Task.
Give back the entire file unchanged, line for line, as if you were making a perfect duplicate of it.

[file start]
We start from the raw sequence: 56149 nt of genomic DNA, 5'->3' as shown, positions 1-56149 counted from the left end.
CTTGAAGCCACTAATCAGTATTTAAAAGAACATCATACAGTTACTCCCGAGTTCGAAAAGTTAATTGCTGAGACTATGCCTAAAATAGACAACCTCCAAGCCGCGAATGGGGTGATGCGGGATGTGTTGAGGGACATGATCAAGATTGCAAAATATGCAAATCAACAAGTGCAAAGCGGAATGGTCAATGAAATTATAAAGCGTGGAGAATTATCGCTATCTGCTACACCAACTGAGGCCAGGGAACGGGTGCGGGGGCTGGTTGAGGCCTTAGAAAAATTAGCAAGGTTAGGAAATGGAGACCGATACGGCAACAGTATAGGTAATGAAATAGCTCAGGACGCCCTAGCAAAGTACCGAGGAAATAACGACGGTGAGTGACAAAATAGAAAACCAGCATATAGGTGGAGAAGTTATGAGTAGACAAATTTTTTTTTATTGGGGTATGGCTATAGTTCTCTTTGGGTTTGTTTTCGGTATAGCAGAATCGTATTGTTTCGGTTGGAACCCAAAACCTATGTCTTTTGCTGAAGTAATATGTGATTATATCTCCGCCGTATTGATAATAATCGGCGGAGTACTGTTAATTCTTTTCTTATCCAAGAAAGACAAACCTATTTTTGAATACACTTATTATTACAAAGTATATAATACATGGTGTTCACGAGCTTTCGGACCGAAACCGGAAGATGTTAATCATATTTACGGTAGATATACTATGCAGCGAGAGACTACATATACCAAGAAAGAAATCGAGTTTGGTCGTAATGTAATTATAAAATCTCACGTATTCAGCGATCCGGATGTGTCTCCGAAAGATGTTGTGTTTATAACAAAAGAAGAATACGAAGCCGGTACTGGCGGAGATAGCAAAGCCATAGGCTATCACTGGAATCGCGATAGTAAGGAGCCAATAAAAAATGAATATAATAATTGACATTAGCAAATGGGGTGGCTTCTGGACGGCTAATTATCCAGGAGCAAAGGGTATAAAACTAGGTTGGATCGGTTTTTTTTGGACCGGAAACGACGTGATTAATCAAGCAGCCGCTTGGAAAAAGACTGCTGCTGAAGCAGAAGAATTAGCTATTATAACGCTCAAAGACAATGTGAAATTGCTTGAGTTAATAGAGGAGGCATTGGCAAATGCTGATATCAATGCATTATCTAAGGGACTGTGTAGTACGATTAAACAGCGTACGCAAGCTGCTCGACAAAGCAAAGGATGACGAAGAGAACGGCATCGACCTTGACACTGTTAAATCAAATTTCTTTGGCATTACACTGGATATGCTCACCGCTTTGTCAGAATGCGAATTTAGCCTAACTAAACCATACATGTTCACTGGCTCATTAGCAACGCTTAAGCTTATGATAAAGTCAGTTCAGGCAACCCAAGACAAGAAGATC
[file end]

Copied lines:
We start from the raw sequence: 56149 nt of genomic DNA, 5'->3' as shown, positions 1-56149 counted from the left end.
CTTGAAGCCACTAATCAGTATTTAAAAGAACATCATACAGTTACTCCCGAGTTCGAAAAGTTAATTGCTGAGACTATGCCTAAAATAGACAACCTCCAAGCCGCGAATGGGGTGATGCGGGATGTGTTGAGGGACATGATCAAGATTGCAAAATATGCAAATCAACAAGTGCAAAGCGGAATGGTCAATGAAATTATAAAGCGTGGAGAATTATCGCTATCTGCTACACCAACTGAGGCCAGGGAACGGGTGCGGGGGCTGGTTGAGGCCTTAGAAAAATTAGCAAGGTTAGGAAATGGAGACCGATACGGCAACAGTATAGGTAATGAAATAGCTCAGGACGCCCTAGCAAAGTACCGAGGAAATAACGACGGTGAGTGACAAAATAGAAAACCAGCATATAGGTGGAGAAGTTATGAGTAGACAAATTTTTTTTTATTGGGGTATGGCTATAGTTCTCTTTGGGTTTGTTTTCGGTATAGCAGAATCGTATTGTTTCGGTTGGAACCCAAAACCTATGTCTTTTGCTGAAGTAATATGTGATTATATCTCCGCCGTATTGATAATAATCGGCGGAGTACTGTTAATTCTTTTCTTATCCAAGAAAGACAAACCTATTTTTGAATACACTTATTATTACAAAGTATATAATACATGGTGTTCACGAGCTTTCGGACCGAAACCGGAAGATGTTAATCATATTTACGGTAGATATACTATGCAGCGAGAGACTACATATACCAAGAAAGAAATCGAGTTTGGTCGTAATGTAATTATAAAATCTCACGTATTCAGCGATCCGGATGTGTCTCCGAAAGATGTTGTGTTTATAACAAAAGAAGAATACGAAGCCGGTACTGGCGGAGATAGCAAAGCCATAGGCTATCACTGGAATCGCGATAGTAAGGAGCCAATAAAAAATGAATATAATAATTGACATTAGCAAATGGGGTGGCTTCTGGACGGCTAATTATCCAGGAGCAAAGGGTATAAAACTAGGTTGGATCGGTTTTTTTTGGACCGGAAACGACGTGATTAATCAAGCAGCCGCTTGGAAAAAGACTGCTGCTGAAGCAGAAGAATTAGCTATTATAACGCTCAAAGACAATGTGAAATTGCTTGAGTTAATAGAGGAGGCATTGGCAAATGCTGATATCAATGCATTATCTAAGGGACTGTGTAGTACGATTAAACAGCGTACGCAAGCTGCTCGACAAAGCAAAGGATGACGAAGAGAACGGCATCGACCTTGACACTGTTAAATCAAATTTCTTTGGCATTACACTGGATATGCTCACCGCTTTGTCAGAATGCGAATTTAGCCTAACTAAACCATACATGTTCACTGGCTCATTAGCAACGCTTAAGCTTATGATAAAGTCAGTTCAGGCAACCCAAGACAAGAAGATC